UOW receives prestigious award for commitment to gender equity

UOW receives prestigious award for commitment to gender equity

Athena Swan Bronze Institution Award recognises work to advance careers of women in STEMM fields

The University of Wollongong (UOW) has been awarded the prestigious Athena SWAN Bronze Institution Award from Science in Australia Gender Equity (SAGE), which recognises the University’s commitment to gender equality in science, technology, engineering, medicine and mathematics (STEMM).

The Hon Karen Andrews MP, Minister for Industry, Science and Technology, announced the award winners last night (Wednesday 5 December) during a ceremony at Parliament House, Canberra.

The SAGE initiative was established to pilot the United Kingdom’s Athena SWAN Charter in Australia. Launched in 2015, SAGE is a partnership between the Australian Academy of Science and the Australian Academy of Technology and Engineering.

SAGE is aimed at improving gender equity and diversity in STEMM in the Australian higher education and research sector.

The Athena SWAN Bronze Institution Award recognises an institution’s commitment to advancing the careers of women, trans and gender-diverse individuals in STEMM disciplines.

In September 2015, to participate in the SAGE pilot program, a two-year Australian initiative.

As part of the program, the University agreed to uphold the 10 principles of gender equity, including commitment to preventing the loss of women across the career pipeline, tackling the gender pay gap, addressing the negative consequences of short-term contracts and stamping out discrimination against transgender staff.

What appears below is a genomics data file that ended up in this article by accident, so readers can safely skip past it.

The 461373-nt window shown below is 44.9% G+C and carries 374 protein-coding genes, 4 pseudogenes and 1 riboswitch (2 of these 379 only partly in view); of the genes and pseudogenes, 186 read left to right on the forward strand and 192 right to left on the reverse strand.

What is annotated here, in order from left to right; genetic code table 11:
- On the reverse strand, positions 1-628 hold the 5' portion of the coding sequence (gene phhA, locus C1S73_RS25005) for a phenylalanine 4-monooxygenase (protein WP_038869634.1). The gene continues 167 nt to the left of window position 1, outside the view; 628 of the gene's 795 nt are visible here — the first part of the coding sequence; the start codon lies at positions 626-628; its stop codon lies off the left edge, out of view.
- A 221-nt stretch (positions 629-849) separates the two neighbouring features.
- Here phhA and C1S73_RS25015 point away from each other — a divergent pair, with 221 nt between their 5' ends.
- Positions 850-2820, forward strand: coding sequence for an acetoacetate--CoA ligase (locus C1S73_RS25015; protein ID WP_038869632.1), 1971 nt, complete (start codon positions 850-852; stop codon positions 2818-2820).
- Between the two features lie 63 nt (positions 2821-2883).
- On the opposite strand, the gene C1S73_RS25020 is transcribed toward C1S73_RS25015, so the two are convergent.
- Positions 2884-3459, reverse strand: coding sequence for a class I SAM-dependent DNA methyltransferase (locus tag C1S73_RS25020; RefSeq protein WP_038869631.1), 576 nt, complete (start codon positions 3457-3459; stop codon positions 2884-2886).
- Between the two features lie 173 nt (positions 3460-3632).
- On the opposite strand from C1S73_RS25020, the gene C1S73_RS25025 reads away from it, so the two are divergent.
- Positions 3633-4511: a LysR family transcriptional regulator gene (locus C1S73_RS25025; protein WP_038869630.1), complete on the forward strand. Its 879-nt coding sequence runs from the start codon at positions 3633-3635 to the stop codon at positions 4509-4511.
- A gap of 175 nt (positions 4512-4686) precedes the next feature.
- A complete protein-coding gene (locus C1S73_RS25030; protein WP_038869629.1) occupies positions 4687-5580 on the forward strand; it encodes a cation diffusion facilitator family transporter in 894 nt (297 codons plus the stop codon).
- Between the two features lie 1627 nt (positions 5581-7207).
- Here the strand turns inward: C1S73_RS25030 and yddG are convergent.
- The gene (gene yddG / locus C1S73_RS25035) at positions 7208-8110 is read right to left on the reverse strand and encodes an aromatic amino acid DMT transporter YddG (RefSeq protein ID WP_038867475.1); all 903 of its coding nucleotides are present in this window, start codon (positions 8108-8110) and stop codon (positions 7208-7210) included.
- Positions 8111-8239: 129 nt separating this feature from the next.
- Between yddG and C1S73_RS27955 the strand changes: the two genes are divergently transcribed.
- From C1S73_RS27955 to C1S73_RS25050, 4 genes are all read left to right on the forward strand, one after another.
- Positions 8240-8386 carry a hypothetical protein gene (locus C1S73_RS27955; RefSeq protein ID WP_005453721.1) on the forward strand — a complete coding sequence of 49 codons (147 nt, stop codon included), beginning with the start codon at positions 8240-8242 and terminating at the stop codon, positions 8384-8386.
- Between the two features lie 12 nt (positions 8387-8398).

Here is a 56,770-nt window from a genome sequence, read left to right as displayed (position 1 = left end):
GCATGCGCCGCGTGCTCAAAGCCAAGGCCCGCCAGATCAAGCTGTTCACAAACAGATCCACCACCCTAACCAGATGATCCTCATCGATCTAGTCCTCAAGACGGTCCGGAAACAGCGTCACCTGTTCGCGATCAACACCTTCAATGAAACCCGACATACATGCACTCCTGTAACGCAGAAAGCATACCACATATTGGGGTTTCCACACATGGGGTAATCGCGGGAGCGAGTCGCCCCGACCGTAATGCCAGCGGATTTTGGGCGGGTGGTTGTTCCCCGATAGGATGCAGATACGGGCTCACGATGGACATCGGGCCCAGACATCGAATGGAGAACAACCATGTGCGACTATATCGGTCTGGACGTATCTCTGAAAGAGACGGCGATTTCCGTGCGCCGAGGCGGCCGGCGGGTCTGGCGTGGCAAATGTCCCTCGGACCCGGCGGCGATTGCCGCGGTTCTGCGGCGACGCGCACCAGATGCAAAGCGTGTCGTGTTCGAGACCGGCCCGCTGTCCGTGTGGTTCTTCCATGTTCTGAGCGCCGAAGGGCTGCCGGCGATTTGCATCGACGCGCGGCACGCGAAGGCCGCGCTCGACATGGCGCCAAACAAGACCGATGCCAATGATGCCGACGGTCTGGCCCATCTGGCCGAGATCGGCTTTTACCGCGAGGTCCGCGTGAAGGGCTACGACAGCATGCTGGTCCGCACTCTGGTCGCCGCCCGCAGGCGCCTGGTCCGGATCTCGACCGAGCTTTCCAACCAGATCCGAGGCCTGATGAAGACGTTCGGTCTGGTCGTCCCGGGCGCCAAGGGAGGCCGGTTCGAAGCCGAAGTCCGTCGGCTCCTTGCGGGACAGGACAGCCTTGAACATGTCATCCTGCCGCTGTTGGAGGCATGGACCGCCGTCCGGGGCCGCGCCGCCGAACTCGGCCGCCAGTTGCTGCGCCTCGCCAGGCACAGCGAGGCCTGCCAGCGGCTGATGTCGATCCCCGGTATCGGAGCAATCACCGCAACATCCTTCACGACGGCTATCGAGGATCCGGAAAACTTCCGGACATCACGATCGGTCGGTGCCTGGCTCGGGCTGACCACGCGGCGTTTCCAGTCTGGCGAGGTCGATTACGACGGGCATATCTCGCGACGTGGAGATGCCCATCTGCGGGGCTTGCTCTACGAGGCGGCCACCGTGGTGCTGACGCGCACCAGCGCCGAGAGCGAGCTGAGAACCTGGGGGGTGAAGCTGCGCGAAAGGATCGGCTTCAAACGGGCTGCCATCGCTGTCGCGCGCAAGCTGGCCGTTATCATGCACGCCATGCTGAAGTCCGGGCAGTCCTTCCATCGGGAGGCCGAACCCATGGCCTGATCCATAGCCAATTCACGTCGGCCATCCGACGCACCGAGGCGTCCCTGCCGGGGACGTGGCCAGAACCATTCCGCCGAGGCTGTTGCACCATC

UOW’s Vice-Chancellor, Professor Paul Wellings, CBE, said the University was committed to gender equality, for both academic and professional staff, and was thrilled to be involved in the SAGE initiative.

“UOW is delighted to have received an Athena SWAN Bronze Institution Award and to be recognised as a leader in this space,” Professor Wellings said.

“Gender equality is critical to an organisation’s success and crucial for society as a whole, and we are working to ensure that the message is conveyed to staff and students, particularly in the traditionally male-focused STEMM disciplines.

“Receiving this award highlights the number of positive changes being implemented across UOW and the progress being made, but we need to ensure that we maintain tempo in workforce diversity policy and practice.”

Dr Wafa El-Adhami, Executive Director of SAGE, congratulated the Bronze Award recipients following the ceremony and said all institutions had a role to play in effecting social change.

“Since SAGE began, the STEMM higher education and research sector in Australia has stepped up its efforts to address gender equity and diversity. The sector wants to make a difference and is now committed to and invested in Athena SWAN,” she said.

“For transformational change and large cultural shifts, we all need to work together and that is exactly what has happened on the SAGE journey. Congratulations to everyone who has been part of this pioneering and bold initiative.”

As a large organisation with more than 2,300 staff, UOW understands the value of celebrating diversity and integrating inclusive practices into all areas of employee engagement including recruitment, learning and development, and leadership.

UOW has implemented a number of policies, strategies and initiatives to further enhance gender equality, including mentoring workshops, targeted development programs, flexible work arrangements (such as part time and job sharing), generous paid parental leave and on-campus childcare facilities.

The University is also recognised by the Workplace Gender Equality Agency as Employer of Choice for Gender Equality.

Photo: Associate Professor Danielle Skropeta, from UOW's School of Chemistry. Credit: Paul Jones